And I did this most of my childhood and adulthood, this unlikely process turned me into a world class athlete, I captained the South African National U21 team to victory in the 2002 Rugby World Cup. Shortly after that I was offered a contract to play for the Brumbies rugby team in Australia. And since I knew my family planned to immigrate to Australia soon I decided to take up the offer. It was not long before I was playing for the Australian National Team, travelling the world and basically living what I thought were my dreams. The thing is I was never happy, I felt guilty that I could not appreciate the life many others could only dream of. By this point I had convinced myself that what I had gone through as a child was not that bad and I basically tried to forget about it. The fact is those issues never left me completely, they would express themselves in many ways. I would be angry or irritable or feel tension and stress and not really know why but for the most part I would say I functioned as well as I could and anyone who met me would think I was completely “normal”. And I maintained that fictitious existence for years.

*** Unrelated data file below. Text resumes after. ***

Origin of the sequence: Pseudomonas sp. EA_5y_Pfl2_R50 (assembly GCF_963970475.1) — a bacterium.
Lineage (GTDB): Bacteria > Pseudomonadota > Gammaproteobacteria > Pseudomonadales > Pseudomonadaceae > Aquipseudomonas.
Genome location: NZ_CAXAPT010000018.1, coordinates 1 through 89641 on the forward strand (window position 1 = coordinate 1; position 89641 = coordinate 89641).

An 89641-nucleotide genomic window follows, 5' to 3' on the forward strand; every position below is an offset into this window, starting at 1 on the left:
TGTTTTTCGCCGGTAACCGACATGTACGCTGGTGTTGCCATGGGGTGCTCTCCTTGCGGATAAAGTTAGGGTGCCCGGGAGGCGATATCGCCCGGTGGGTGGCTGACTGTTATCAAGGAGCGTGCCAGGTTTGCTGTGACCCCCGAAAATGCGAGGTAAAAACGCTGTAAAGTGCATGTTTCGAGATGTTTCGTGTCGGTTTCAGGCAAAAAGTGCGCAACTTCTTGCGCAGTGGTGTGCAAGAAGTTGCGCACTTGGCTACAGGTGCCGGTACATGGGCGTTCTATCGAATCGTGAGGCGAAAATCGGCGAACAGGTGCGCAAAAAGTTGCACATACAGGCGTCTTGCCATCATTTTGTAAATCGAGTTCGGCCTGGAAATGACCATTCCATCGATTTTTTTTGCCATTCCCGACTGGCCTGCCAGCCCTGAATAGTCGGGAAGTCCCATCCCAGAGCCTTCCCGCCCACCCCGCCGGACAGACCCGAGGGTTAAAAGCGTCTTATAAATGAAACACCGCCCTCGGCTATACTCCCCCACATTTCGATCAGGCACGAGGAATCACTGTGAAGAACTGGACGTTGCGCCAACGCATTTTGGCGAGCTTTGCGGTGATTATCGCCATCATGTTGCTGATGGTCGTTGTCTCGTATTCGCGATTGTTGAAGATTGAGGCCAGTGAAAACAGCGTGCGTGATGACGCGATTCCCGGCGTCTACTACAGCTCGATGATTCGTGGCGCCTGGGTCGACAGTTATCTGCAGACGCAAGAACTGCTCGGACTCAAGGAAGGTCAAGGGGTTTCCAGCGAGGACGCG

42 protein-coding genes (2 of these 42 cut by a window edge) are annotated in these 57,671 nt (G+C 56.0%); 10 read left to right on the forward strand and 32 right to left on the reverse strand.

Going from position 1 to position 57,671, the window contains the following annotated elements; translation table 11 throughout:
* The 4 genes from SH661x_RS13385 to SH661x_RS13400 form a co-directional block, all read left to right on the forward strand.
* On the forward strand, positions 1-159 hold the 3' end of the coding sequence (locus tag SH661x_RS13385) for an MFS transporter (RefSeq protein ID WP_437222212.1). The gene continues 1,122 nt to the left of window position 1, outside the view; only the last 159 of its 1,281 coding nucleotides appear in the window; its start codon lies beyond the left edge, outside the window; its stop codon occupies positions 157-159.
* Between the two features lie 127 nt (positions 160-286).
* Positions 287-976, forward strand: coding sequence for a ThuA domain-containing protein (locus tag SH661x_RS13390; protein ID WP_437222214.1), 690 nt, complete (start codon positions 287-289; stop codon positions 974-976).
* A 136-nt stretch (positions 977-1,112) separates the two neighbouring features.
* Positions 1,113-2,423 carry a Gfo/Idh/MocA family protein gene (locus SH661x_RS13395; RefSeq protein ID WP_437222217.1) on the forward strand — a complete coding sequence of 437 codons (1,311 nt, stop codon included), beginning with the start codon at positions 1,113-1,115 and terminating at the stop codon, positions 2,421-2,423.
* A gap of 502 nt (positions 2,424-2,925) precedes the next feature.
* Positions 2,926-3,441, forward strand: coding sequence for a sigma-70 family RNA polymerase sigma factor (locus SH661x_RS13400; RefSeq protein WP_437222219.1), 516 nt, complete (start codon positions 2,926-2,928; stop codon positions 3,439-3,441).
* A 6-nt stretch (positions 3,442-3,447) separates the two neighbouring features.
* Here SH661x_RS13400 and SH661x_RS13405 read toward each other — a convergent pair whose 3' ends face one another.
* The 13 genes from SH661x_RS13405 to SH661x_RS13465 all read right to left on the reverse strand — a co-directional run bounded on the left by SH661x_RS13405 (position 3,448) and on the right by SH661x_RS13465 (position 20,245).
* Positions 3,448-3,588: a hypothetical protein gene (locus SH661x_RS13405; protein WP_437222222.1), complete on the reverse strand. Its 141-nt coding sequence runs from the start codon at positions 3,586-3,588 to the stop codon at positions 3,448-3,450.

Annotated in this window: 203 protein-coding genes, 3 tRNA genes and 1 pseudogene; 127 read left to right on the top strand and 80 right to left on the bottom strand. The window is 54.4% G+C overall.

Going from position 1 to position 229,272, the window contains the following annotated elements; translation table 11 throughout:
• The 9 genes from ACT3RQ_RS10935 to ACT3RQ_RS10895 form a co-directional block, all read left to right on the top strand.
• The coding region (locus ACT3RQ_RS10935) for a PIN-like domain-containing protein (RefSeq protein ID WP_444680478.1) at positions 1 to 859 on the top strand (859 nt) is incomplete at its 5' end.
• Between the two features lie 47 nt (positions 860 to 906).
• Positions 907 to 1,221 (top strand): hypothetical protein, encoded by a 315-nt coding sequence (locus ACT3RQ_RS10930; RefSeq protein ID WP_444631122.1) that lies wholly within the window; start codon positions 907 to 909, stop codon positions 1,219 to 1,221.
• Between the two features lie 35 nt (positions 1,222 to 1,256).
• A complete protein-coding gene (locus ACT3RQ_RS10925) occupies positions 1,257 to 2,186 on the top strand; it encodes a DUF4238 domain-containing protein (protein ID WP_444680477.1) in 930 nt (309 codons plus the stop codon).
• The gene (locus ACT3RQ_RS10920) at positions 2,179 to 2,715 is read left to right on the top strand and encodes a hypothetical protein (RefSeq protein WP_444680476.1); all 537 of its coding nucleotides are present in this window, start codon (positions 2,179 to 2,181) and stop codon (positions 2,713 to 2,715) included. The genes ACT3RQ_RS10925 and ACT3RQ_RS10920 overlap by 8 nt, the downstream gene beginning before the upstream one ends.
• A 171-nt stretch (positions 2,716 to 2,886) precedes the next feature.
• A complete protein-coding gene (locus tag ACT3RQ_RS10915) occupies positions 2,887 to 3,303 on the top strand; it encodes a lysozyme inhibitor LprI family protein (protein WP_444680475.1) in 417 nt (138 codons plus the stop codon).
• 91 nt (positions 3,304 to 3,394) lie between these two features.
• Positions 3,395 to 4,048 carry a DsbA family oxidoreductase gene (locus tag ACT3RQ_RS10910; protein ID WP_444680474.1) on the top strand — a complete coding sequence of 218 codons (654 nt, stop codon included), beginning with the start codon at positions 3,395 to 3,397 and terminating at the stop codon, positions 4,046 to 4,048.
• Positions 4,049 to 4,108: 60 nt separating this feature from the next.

But this all began to gradually change about 5-6 years ago when I picked up some serious rugby injuries which ultimately forced me to retire @ 27. That was a catalyst for a flood of all those negative thoughts I had pushed to the background, many I had not had for years slowly began coming back and over time I slipped further and further into depression until I was chronically and severely depressed.

Though my body was broken I agreed to play some minor level club rugby, I injured myself in a match and needed surgery to insert a titanium plate in my face. I was on a lot of painkillers and I would go days when I would hardly get out of bed. I felt despairingly low all day, I had no motivation or optimism, I began having suicidal thoughts. And I want to say this about depression, I always looked at it as something that happened to “other people”, until I become depressed it never even crossed my mind that it could happen to me. What I’ve learnt over time is that any of us can become depressed given the wrong mix of experiences.